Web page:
Karl Kirchwey

Once in Italy, in the far south,
            after twenty-five hundred years,
I saw a Greek pot painted with

three women running left-to-right,
            each with a whip in her fist,
flailing herself on, while an alphabet

named them in retrograde motion.
            One was called Beautiful,
then there was Little Red or Ginger, in

the moment between girlhood and marriage,
            and last of all came Honored.
They could not stop, in their passage,

but last night I watched you. Without hurry,
            your fingers explored the ribbed flatware,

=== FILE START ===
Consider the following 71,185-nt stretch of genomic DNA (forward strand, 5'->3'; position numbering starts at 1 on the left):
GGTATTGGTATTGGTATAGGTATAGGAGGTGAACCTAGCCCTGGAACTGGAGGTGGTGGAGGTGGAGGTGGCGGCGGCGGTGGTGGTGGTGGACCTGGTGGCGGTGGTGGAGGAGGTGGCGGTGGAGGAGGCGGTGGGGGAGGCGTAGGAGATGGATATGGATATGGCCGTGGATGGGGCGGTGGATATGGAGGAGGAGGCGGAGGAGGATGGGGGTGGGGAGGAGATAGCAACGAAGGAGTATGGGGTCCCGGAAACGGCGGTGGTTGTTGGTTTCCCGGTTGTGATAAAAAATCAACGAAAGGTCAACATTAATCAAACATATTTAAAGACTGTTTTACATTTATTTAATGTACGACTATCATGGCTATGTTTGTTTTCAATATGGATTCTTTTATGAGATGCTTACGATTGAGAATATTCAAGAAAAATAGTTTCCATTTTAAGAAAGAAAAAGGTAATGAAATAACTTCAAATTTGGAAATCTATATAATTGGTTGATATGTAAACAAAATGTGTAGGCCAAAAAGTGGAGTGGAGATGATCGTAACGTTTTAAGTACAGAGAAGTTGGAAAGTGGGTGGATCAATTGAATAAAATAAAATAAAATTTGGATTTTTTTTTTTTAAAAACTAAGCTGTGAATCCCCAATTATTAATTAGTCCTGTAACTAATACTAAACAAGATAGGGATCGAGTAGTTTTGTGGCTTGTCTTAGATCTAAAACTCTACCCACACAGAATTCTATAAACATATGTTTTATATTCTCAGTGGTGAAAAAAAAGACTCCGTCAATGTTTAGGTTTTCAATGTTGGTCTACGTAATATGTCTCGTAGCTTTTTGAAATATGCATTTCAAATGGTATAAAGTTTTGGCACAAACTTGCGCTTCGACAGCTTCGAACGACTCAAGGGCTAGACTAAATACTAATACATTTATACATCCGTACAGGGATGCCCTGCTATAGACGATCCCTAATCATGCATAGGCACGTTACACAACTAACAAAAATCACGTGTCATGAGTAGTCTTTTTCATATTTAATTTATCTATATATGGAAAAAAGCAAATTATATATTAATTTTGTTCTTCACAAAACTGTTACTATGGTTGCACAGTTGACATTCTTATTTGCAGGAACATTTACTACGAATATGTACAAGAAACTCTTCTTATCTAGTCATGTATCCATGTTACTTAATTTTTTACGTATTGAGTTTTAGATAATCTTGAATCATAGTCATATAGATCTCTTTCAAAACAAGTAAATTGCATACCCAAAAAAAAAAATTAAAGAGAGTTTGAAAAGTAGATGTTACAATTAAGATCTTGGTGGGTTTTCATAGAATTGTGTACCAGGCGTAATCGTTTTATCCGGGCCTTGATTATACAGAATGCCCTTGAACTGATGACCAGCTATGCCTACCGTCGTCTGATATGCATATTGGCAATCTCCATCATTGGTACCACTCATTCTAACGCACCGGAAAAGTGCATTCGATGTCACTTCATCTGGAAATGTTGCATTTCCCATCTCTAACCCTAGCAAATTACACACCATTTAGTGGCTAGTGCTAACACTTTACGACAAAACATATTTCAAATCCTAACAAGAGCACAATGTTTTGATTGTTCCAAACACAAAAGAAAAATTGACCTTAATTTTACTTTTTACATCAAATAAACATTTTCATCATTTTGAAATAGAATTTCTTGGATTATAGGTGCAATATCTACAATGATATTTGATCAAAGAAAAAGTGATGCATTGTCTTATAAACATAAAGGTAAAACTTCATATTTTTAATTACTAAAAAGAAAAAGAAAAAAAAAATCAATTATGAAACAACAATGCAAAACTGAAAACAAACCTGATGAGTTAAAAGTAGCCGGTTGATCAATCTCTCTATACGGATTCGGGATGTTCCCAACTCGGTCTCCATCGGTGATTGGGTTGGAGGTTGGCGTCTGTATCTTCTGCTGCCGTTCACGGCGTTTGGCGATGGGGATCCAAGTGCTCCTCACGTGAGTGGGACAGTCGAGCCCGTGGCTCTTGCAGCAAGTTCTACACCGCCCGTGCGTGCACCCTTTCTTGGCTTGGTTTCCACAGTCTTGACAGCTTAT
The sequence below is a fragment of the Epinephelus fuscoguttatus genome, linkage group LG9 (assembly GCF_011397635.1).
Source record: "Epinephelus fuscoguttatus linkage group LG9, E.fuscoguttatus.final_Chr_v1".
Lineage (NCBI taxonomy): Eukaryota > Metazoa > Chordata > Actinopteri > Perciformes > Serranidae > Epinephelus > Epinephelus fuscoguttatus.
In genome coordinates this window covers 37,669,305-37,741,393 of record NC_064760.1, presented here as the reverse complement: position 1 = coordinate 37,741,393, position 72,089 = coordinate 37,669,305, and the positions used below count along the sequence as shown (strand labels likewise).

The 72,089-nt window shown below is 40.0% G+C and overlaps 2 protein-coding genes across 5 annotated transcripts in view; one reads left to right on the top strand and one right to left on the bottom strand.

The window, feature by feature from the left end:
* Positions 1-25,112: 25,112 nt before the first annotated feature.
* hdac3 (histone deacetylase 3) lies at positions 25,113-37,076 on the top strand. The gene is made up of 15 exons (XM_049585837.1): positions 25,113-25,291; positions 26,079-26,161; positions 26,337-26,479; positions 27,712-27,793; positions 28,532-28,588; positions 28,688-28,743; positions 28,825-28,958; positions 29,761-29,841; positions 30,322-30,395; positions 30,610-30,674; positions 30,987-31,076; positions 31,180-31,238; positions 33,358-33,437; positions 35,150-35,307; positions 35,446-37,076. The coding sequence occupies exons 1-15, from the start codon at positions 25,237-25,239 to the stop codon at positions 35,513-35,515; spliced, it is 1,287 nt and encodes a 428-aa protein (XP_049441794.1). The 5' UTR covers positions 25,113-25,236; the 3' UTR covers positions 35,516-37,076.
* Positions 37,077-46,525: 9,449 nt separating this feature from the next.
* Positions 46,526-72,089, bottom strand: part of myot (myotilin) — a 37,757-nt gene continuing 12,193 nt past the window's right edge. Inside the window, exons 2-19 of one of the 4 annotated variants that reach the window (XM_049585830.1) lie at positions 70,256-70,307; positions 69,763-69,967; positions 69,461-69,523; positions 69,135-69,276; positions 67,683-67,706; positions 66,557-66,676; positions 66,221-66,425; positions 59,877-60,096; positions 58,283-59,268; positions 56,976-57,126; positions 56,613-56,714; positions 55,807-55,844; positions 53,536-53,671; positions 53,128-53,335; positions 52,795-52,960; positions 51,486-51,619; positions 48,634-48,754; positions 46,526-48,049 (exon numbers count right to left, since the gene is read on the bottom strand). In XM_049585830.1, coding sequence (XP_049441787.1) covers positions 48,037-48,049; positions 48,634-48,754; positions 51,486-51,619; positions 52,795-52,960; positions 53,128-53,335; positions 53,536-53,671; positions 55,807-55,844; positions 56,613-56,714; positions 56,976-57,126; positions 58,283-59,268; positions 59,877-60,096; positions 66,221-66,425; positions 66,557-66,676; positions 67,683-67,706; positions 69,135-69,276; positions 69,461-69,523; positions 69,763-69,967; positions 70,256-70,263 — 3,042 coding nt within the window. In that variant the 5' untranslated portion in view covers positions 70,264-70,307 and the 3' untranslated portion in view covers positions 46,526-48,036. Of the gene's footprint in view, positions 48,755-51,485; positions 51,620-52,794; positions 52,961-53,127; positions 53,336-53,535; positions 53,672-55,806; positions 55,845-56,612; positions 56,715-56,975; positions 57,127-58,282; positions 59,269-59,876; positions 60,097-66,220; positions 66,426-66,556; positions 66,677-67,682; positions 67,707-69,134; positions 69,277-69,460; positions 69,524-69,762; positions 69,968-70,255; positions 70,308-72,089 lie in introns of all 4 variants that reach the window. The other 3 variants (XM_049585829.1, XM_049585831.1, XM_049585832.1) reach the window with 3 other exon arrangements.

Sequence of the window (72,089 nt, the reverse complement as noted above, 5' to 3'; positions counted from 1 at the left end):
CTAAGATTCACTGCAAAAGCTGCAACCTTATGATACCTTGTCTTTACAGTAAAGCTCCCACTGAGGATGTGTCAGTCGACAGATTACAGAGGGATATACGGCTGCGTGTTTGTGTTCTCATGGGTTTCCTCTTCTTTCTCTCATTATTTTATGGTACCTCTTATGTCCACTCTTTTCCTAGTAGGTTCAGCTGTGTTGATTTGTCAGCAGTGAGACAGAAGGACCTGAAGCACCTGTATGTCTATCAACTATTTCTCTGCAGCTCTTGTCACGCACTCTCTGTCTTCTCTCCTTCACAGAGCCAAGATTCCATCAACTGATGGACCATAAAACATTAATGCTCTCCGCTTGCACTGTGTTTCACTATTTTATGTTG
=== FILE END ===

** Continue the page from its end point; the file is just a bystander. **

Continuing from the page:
the salt cellar’s tarnished belly,

and lingered at the terracotta pitcher’s
            pale blue throat as if it would speak,
saying Girl, saying Daughter, Demeter’s.
Karl Kirchwey is the author of seven books of poems, most recently Stumbling Blocks: Roman Poems (2017). His translation of Paul Verlaine’s first book is Poems Under Saturn and he is working on a first Selected Poems by Italian poet Giovanni Giudici (1924-2011). Other projects include a new book of poems entitled Good Apothecary, a long poem, Mutabor (2007-present), a new cycle of poems called “Mountain Epigrams,” and a book-length hybrid memoir about World War II and its aftermath entitled Grim Reapers: a Family History of Ambiguous Loss. He is Professor of English and Creative Writing at Boston University.


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